Race: 2012 Prairie Fire Marathon
Location: Wichita, KS
Date: October 14, 2012
Overall Finish: 53rd out of 721 finishers
Age Group Finish: 7th out of 63 finishers
While it’s still fresh in my mind, I wanted to share a few thoughts about yesterday’s race. The irony the day: I am sorely disappointed that I missed my goal of running a sub-3:15 marathon, but at the same time so ecstatic to finish my fifth marathon.
I am disappointed because I put so much effort into this training session and thought I was better prepared than any other marathon. I also thought running the same course as last year would have been a benefit as well.
I am thrilled to finish because there were so many times along the race that I simply wanted to quit. Strategically, I probably ran about the worst race I could imagine. I stayed with the 3:15 pace group for the first five miles, but broke apart from them before mile 6 fearing the pace was too slow. I was pretty much on my own after that break — not a brilliant idea on a windy day. I kept my pace fairly consistent but the 3:15 pace group caught me around mile 15. I struggled but managed to stay with the group until after mile 18 and then things started to fall apart for me. My legs felt like they weighed 500 pounds each and the miles seemed to go on forever. It didn’t help that this was about the same area that I faltered last year during this race — I stayed with the group a little bit longer this year.
One bright spot of the race was my support. I appreciate my friends and family that were able to make it to the race. Seeing familiar faces in the crowd always helps, no matter how bad you are feeling. On the course, the two friends from my office helped tremendously. In fact, in the last four miles when I was looking for any excuse to stop and call it quits, seeing my friend, Len, in front of me encouraged me to keep going. Although it wasn’t quite as dramatic as the training partner finish in the 2012 10,000 Olympics meter race, our back-to-back finishes are a testament to the power of training and racing with others.
My mile splits for the race were: 8:04; 7:51; 7:33; 7:20; 7:20; 7:17; 7:11; 7:12; 7:19; 7:18; 7:19; 7:16; 7:16; 7:24; 7:20; 7:28; 7:21; 7:28; 7:45; 7:52; 8:26; 8:45; 8:58; 8:37; 9:04; and 8:49.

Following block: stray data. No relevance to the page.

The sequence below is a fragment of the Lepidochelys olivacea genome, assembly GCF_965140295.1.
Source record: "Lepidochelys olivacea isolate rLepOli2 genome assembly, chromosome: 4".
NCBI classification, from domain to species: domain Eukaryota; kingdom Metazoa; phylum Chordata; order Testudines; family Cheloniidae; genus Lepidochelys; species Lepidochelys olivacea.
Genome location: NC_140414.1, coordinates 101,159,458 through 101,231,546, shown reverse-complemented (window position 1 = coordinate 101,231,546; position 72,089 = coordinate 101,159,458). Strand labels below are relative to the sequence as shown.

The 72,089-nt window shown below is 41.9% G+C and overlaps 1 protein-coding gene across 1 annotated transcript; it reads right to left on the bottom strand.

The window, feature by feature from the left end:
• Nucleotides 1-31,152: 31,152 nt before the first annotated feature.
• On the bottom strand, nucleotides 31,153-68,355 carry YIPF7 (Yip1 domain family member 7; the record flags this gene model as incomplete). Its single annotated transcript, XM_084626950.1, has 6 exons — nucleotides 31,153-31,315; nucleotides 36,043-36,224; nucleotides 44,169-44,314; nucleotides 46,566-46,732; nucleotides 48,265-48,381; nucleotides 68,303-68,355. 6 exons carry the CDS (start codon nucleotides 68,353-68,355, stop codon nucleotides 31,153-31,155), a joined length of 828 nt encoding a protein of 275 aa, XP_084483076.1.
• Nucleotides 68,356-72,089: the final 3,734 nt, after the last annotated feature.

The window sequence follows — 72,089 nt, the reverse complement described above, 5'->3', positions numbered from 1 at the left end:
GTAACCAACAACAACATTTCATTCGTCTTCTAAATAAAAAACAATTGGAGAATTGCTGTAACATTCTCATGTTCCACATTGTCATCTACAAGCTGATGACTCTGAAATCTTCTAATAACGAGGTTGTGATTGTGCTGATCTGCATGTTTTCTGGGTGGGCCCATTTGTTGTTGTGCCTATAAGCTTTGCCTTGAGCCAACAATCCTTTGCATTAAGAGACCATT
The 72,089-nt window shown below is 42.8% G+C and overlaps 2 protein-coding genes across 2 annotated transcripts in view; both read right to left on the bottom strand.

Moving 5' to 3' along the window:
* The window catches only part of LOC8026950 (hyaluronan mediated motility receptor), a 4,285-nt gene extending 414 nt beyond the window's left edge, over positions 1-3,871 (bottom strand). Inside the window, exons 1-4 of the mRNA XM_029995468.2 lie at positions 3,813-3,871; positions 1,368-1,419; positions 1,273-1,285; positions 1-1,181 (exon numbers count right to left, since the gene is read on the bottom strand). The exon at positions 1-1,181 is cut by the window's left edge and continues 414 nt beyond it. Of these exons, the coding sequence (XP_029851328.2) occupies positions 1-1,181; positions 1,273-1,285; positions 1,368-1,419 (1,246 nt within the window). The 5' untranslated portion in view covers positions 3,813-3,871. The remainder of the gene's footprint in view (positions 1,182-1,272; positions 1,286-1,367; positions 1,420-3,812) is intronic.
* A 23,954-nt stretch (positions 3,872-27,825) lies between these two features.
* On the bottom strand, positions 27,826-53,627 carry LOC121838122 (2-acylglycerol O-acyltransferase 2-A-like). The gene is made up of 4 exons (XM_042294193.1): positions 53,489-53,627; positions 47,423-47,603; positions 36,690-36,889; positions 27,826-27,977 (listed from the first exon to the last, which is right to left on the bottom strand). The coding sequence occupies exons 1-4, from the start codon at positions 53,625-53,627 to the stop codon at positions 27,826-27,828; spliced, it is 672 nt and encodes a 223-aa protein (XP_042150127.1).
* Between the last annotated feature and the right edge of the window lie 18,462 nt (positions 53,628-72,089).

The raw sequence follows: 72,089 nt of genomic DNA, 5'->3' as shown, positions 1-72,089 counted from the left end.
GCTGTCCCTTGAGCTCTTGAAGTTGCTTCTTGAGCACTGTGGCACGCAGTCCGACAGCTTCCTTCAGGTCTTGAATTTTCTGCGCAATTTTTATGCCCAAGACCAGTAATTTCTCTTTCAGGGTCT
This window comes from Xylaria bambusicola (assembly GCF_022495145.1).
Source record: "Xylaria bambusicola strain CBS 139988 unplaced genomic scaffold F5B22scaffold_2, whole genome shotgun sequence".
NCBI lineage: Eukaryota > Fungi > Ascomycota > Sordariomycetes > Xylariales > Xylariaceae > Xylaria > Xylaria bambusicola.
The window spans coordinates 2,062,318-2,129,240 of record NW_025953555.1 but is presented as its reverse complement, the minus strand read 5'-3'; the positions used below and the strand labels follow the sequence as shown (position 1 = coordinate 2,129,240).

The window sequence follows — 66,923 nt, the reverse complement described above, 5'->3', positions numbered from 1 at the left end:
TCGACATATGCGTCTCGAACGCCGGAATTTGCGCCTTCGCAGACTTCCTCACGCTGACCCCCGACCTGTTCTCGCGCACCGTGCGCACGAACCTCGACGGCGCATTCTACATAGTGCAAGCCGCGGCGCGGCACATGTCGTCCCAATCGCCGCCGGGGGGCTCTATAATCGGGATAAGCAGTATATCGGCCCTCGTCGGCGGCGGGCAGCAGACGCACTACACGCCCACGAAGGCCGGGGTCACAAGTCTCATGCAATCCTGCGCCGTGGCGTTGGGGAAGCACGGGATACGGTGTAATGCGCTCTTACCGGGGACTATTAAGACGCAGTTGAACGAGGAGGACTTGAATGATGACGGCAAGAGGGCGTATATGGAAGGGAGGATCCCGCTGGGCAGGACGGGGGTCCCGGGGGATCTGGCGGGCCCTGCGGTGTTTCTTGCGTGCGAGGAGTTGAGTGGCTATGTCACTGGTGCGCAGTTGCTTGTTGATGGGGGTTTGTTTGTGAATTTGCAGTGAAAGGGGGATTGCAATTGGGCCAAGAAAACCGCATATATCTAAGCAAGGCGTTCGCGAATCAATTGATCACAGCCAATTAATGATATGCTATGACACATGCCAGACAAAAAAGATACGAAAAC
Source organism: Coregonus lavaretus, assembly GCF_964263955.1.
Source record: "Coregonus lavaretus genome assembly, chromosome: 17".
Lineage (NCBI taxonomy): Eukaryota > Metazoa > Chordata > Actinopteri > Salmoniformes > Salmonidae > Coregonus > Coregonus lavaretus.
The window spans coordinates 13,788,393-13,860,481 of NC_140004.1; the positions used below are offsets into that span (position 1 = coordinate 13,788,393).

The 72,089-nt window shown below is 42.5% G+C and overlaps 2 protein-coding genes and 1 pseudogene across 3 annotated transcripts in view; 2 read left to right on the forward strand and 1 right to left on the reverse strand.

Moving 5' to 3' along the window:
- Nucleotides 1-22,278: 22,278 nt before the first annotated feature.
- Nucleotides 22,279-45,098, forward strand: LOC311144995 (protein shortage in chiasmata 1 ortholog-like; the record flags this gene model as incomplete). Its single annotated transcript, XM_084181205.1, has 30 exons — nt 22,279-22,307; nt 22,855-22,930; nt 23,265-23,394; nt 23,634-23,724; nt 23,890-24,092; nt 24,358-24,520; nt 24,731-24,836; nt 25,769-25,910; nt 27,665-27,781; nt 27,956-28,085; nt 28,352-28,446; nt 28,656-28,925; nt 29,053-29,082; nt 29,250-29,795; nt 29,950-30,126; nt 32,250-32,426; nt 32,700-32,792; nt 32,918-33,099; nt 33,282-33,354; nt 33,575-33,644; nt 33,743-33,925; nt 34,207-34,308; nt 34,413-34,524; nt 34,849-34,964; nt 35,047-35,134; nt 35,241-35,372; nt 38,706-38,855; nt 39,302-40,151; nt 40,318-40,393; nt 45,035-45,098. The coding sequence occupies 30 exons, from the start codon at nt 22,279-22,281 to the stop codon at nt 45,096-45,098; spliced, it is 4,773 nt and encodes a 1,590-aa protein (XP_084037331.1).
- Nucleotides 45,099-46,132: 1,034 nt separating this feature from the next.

Today I’m trying to recover physically and mentally. I keep searching for some perspective. Although the race was about four minutes off my personal record, I am consoled by thinking the wind was much more challenging than last year’s race and I was able to better my 2011 time by nearly five minutes.
Hands down, this marathon was the most fun. In fact, I’m not sure I’ll have more fun running another race unless I run this marathon again. We always enjoy visiting Disney World and admiring the attention to detail — and the marathon is no exception. From registration all the way through the post race, every detail was covered.
This race marked my second attempt at running a 3:15 marathon. Despite the early 5:30 a.m. race start time, the start was nothing short of spectacular. My 3:15 pace group was able to line up close to the elite runners — close enough to hear the start and see the fireworks. One of the best parts of this race is getting caught up in all of the characters and support along the way which helped take my mind off the matter, especially at the beginning of the race.
The marathon runs through all four parks at Disney World. One of my favorite memories was taking over for the pacesetter while he took a bathroom break. He handed me the 3:15 pennant shortly before we arrived at the Magic Kingdom. I cannot describe how cool it was to lead our pace group up Main Street USA. It simply does not get much more fun than that.
I was able to hold onto the 3:15 pace until mile 20. My splits were: 5 miles-37:38 (7:32 pace); 10 miles-1:14:54 (7:29 pace); 13.1 miles-1:38:20 (7:30 pace); and 20 miles-2:29:33 (7:29 pace). And even though I knew I was falling off pace, I tried with all of my might not to fall too far behind. Looking over my mile splits from the race, I am proud that my pace never fell below an 8:28/mile pace. I finished in 3:19:40 (7:37 pace), good enough for 296th overall out of 13,478 finishers.